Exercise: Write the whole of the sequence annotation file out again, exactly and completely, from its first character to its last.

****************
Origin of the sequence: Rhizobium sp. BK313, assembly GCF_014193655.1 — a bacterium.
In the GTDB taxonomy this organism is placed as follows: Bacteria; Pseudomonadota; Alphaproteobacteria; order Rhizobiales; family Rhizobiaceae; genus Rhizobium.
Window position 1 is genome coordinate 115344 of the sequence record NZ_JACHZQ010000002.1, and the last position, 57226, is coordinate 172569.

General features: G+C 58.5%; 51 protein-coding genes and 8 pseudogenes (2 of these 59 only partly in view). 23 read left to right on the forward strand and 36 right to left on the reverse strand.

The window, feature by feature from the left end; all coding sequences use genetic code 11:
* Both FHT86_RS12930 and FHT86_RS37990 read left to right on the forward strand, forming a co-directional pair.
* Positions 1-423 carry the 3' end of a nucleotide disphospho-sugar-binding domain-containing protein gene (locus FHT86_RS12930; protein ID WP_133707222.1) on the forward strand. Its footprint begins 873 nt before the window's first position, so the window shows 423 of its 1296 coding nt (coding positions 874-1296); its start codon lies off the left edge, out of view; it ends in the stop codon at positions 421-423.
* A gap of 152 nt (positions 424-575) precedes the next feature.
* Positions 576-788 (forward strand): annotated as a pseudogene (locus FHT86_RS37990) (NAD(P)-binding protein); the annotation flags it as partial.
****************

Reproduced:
Origin of the sequence: Rhizobium sp. BK313, assembly GCF_014193655.1 — a bacterium.
In the GTDB taxonomy this organism is placed as follows: Bacteria; Pseudomonadota; Alphaproteobacteria; order Rhizobiales; family Rhizobiaceae; genus Rhizobium.
Window position 1 is genome coordinate 115344 of the sequence record NZ_JACHZQ010000002.1, and the last position, 57226, is coordinate 172569.

General features: G+C 58.5%; 51 protein-coding genes and 8 pseudogenes (2 of these 59 only partly in view). 23 read left to right on the forward strand and 36 right to left on the reverse strand.

The window, feature by feature from the left end; all coding sequences use genetic code 11:
* Both FHT86_RS12930 and FHT86_RS37990 read left to right on the forward strand, forming a co-directional pair.
* Positions 1-423 carry the 3' end of a nucleotide disphospho-sugar-binding domain-containing protein gene (locus FHT86_RS12930; protein ID WP_133707222.1) on the forward strand. Its footprint begins 873 nt before the window's first position, so the window shows 423 of its 1296 coding nt (coding positions 874-1296); its start codon lies off the left edge, out of view; it ends in the stop codon at positions 421-423.
* A gap of 152 nt (positions 424-575) precedes the next feature.
* Positions 576-788 (forward strand): annotated as a pseudogene (locus FHT86_RS37990) (NAD(P)-binding protein); the annotation flags it as partial.